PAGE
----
Rabies: Symptoms & Signs

Medically Reviewed on 9/10/2019

Rabies is a viral infection. The rabies virus attacks the central nervous system and is almost always fatal if untreated. Because of vaccination availability, transmission from dogs to humans is rare in developed countries.

Signs and symptoms associated with rabies include fever, muscle aches, loss of appetite, fatigue, nausea, irritability, headache, agitation, confusion, aggression, weakness, and muscle spasms. As the brain inflammation progresses, other symptoms can include confusion, paralysis, seizures, coma, and death.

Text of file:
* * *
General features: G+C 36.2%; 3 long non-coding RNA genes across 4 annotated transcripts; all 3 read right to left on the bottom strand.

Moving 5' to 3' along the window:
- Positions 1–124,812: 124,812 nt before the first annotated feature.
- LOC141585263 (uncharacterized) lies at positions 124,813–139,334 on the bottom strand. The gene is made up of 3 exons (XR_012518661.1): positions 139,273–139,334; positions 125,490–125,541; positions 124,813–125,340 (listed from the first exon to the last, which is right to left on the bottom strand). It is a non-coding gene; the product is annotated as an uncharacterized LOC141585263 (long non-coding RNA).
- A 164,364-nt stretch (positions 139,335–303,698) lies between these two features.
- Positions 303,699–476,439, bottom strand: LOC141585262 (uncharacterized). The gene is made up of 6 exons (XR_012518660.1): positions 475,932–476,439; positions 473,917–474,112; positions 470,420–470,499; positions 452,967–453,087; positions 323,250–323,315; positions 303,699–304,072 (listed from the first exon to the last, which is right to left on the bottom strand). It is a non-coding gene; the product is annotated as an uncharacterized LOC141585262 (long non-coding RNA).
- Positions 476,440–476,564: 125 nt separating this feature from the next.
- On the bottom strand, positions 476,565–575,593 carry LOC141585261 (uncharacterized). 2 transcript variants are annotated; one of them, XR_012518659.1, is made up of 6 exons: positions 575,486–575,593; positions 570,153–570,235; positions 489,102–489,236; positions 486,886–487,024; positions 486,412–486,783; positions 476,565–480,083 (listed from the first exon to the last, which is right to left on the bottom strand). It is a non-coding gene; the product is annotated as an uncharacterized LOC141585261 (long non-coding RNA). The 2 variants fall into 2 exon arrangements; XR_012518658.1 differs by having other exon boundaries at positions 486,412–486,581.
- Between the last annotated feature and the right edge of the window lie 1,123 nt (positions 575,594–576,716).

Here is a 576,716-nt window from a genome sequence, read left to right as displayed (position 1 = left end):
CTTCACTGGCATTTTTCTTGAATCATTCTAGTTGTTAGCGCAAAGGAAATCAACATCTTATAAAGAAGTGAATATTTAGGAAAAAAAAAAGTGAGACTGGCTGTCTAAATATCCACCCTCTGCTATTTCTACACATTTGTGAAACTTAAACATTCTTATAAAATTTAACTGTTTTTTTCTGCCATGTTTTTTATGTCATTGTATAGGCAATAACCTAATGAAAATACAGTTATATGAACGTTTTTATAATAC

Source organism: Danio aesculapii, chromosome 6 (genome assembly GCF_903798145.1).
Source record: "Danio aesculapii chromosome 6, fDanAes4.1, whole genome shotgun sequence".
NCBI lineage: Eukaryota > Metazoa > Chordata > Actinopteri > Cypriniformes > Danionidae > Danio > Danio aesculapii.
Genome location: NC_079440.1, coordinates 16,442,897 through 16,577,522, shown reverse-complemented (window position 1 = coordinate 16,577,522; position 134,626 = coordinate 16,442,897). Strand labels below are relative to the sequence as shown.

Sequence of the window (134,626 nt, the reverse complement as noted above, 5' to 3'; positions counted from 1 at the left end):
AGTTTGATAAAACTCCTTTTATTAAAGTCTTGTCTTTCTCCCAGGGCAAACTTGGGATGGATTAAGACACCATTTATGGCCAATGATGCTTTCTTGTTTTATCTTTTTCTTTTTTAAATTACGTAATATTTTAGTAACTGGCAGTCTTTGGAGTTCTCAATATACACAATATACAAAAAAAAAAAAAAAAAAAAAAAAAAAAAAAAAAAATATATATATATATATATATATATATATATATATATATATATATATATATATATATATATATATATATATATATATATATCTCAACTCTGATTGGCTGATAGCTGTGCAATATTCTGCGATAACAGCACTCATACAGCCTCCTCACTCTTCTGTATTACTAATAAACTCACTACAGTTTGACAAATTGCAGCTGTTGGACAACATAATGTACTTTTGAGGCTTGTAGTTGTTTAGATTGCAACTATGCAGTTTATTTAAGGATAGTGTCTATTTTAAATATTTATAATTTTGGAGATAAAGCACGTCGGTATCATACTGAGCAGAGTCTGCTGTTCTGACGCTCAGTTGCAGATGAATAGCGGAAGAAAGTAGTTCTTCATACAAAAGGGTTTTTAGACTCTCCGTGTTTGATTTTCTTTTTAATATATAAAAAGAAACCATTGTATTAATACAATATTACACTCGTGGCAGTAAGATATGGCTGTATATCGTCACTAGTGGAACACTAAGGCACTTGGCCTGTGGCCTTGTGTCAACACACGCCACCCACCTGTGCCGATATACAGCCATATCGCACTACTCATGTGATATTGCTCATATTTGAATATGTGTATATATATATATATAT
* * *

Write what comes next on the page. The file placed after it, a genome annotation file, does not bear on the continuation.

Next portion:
Causes of rabies

The rabies virus causes rabies. Wild animals (particularly bats and raccoons) sometimes carry the virus in their saliva, and most cases of rabies in humans trace back to animal bites. Other causes can include inhalation of the virus in bat caves of laboratory accidents or contracting the virus from contaminated transplanted donor tissue.

Other rabies symptoms and signs


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Kasper, D.L., et al., eds. Harrison's Principles of Internal Medicine, 19th Ed. United States: McGraw-Hill Education, 2015.